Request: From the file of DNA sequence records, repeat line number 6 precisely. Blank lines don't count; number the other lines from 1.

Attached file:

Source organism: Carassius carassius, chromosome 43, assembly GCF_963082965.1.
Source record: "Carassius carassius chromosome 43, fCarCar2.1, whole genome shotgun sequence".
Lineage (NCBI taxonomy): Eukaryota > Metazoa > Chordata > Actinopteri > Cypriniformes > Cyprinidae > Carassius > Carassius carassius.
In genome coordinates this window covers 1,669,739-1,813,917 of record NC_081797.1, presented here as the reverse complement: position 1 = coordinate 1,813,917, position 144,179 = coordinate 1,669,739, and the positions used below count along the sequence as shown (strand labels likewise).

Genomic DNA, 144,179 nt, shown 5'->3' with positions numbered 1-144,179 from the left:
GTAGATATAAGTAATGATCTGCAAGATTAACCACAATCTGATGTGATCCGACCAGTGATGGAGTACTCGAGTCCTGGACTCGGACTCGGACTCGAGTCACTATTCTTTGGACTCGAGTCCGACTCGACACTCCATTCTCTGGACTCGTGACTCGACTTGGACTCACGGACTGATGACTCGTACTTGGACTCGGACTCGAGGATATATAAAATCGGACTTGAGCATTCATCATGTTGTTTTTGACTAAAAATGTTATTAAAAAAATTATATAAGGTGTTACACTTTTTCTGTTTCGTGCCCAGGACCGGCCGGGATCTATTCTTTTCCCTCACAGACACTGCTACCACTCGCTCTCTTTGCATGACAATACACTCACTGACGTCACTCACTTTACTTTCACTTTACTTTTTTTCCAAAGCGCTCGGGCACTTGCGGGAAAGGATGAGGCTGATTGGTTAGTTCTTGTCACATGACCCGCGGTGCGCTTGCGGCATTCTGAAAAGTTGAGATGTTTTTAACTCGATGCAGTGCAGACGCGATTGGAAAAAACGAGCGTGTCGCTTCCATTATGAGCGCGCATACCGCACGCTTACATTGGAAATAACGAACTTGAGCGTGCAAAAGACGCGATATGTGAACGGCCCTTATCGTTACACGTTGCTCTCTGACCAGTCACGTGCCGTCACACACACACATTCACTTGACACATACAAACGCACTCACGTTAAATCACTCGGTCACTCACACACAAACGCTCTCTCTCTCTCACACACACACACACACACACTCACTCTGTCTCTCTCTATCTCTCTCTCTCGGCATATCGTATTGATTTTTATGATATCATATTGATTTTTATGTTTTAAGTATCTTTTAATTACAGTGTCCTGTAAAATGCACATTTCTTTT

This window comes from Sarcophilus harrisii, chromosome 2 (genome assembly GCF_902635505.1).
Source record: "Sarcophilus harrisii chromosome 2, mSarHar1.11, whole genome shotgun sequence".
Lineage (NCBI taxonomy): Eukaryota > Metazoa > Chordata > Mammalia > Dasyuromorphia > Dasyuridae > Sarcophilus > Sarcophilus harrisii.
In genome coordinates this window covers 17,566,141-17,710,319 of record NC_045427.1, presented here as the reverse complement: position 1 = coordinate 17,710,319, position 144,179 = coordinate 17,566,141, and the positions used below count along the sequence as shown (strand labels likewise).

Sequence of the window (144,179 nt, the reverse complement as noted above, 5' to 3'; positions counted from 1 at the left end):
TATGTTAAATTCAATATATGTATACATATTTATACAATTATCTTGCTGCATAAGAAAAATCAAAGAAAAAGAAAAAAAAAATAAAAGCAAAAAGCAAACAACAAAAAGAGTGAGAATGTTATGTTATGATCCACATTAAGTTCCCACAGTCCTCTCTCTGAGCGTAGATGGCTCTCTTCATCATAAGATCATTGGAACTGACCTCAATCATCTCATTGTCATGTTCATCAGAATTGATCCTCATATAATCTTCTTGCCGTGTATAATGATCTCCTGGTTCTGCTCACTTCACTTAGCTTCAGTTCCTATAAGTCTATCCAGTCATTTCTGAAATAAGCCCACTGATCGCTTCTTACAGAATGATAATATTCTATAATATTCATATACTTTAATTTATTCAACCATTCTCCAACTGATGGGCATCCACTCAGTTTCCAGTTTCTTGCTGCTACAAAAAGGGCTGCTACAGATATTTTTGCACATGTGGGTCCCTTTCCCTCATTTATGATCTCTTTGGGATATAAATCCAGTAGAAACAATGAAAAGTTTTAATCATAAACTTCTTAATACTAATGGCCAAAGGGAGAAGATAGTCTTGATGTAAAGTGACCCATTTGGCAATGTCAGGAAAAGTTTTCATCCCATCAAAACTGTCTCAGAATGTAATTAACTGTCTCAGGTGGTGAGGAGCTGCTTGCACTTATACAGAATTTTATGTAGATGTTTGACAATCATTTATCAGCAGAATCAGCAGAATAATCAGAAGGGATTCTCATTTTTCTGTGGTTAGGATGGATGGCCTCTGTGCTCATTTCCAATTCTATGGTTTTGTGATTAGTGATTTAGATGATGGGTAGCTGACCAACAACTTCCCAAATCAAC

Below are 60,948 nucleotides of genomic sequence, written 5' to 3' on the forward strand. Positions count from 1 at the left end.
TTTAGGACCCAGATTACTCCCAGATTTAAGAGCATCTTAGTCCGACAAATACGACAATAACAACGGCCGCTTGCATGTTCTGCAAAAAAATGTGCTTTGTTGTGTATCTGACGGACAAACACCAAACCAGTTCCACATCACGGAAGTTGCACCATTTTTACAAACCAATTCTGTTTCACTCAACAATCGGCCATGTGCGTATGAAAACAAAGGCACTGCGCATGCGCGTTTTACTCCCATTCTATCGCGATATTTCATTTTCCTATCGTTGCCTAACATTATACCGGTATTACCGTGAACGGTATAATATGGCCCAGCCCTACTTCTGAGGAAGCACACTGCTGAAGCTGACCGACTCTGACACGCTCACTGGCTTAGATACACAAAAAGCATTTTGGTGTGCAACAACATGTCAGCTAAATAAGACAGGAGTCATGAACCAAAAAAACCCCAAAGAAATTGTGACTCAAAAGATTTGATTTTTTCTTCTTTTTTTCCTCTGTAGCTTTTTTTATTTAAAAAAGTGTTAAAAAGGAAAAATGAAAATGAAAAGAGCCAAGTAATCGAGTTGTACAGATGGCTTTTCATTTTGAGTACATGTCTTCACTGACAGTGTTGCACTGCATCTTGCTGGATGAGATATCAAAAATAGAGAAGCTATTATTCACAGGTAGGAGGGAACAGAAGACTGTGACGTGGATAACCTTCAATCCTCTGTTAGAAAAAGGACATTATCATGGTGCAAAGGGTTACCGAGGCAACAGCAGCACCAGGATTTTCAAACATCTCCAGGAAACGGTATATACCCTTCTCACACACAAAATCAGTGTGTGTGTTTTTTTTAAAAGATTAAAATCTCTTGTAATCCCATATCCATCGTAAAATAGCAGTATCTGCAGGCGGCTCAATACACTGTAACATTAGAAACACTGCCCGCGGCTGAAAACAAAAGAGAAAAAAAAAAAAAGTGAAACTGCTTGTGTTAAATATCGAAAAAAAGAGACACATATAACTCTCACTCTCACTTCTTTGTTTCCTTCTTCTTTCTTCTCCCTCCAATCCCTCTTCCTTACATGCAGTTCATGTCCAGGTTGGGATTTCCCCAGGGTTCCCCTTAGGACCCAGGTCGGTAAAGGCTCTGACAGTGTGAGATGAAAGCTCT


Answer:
GTAGATATAAGTAATGATCTGCAAGATTAACCACAATCTGATGTGATCCGACCAGTGATGGAGTACTCGAGTCCTGGACTCGGACTCGGACTCGAGTCACTATTCTTTGGACTCGAGTCCGACTCGACACTCCATTCTCTGGACTCGTGACTCGACTTGGACTCACGGACTGATGACTCGTACTTGGACTCGGACTCGAGGATATATAAAATCGGACTTGAGCATTCATCATGTTGTTTTTGACTAAAAATGTTATTAAAAAAATTATATAAGGTGTTACACTTTTTCTGTTTCGTGCCCAGGACCGGCCGGGATCTATTCTTTTCCCTCACAGACACTGCTACCACTCGCTCTCTTTGCATGACAATACACTCACTGACGTCACTCACTTTACTTTCACTTTACTTTTTTTCCAAAGCGCTCGGGCACTTGCGGGAAAGGATGAGGCTGATTGGTTAGTTCTTGTCACATGACCCGCGGTGCGCTTGCGGCATTCTGAAAAGTTGAGATGTTTTTAACTCGATGCAGTGCAGACGCGATTGGAAAAAACGAGCGTGTCGCTTCCATTATGAGCGCGCATACCGCACGCTTACATTGGAAATAACGAACTTGAGCGTGCAAAAGACGCGATATGTGAACGGCCCTTATCGTTACACGTTGCTCTCTGACCAGTCACGTGCCGTCACACACACACATTCACTTGACACATACAAACGCACTCACGTTAAATCACTCGGTCACTCACACACAAACGCTCTCTCTCTCTCACACACACACACACACACACTCACTCTGTCTCTCTCTATCTCTCTCTCTCGGCATATCGTATTGATTTTTATGATATCATATTGATTTTTATGTTTTAAGTATCTTTTAATTACAGTGTCCTGTAAAATGCACATTTCTTTT